Government Relations Update
APA's advocacy on behalf of service members and their families is continuing to pay off: In recognition of the critical mental and behavioral health training offered by the Center for Deployment Psychology (CDP), the Department of Defense has incorporated the center into its own programs, a move that gives the CDP permanent status.
The CDP, which trains psychologists, psychology interns and residents, and other health professionals in deployment psychology and how to best provide services for service members and their families, is now part of the DoD's Center of Excellence for Psychological Health and Traumatic Brain Injury.
"This development reinforces that the DoD recognizes the critical importance of training the health-care work force to provide high-quality services to veterans and their families," says APA Executive Director for Education Cynthia Belar, PhD, who along with her staff was instrumental in establishing the center.
Making the CDP an integral part of DoD increases its institutional support, where previously it has been dependent upon APA's advocacy to secure its funding, she added.
Since its 2006 launch, the CDP has trained more than 700 military personnel and civilians at its headquarters at the Uniformed Services University of the Health Sciences in Bethesda, Md., and at military medical centers nationwide. CDP Executive Director David S. Riggs, PhD, says the integration of the CDP into the Center of Excellence will allow for closer cooperation and collaboration with the Defense and Veterans Brain Injury Center, the Deployment Health Clinical Center and the Center for the Study of Traumatic Stress. Moving the CDP facilitates the integration of training, research and service delivery, which is critical to improving health care for returning military personnel.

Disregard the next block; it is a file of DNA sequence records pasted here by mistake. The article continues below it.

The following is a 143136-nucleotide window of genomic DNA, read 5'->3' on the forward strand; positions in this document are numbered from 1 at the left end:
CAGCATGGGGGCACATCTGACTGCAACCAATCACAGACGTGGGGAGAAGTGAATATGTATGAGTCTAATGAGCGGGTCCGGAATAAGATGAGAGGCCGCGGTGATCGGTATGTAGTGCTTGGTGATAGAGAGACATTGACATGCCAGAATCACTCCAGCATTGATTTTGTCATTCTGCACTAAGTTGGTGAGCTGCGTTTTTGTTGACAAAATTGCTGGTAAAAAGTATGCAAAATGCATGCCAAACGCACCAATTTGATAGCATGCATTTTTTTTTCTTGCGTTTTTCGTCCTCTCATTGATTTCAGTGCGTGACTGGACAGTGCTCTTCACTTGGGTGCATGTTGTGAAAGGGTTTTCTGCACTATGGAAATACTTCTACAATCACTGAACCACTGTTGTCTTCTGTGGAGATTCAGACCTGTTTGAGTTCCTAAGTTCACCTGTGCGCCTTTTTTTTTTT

The CDP came to life when APA member Herbert Goldstein, PhD, successfully convinced Rep. C.W. Young (R-Fla.) to fund the center. The CDP's role in addressing the mental and behavioral health needs of returning military personnel and their families has been underscored in a number of recent governmental reports including "An Achievable Vision: Report of the DoD Mental Health Task Force" and by the President's Commission on Care for America's Returning Wounded Warriors.
Those who have participated in the training also laud its scope. "The training and experiences gained through the CDP would be impossible to gain anywhere else," says Leo J. Shea III, PhD, clinical assistant professor of rehabilitation medicine at Rusk Institute in New York, a civilian who participated in a two-week training program in January. "It was both intense and intensive and extremely insightful into the workings of the military mind."
An ultimate goal of the program is to develop a knowledge base of the best ways to address deployment-related problems among military personnel and their families.
"Incorporating the CDP into the new Center of Excellence in Bethesda is a most welcome development," says Young. "It will ensure that the CDP continues its vital role in addressing the mental health needs of our servicemen and -women for years to come."
Emily Rath is a legislative and federal affairs associate in APA's Education Policy Office.
For more information on the Center for Deployment Psychology, including a schedule of upcoming training seminars and workshops, visit www.deploymentpsych.org.
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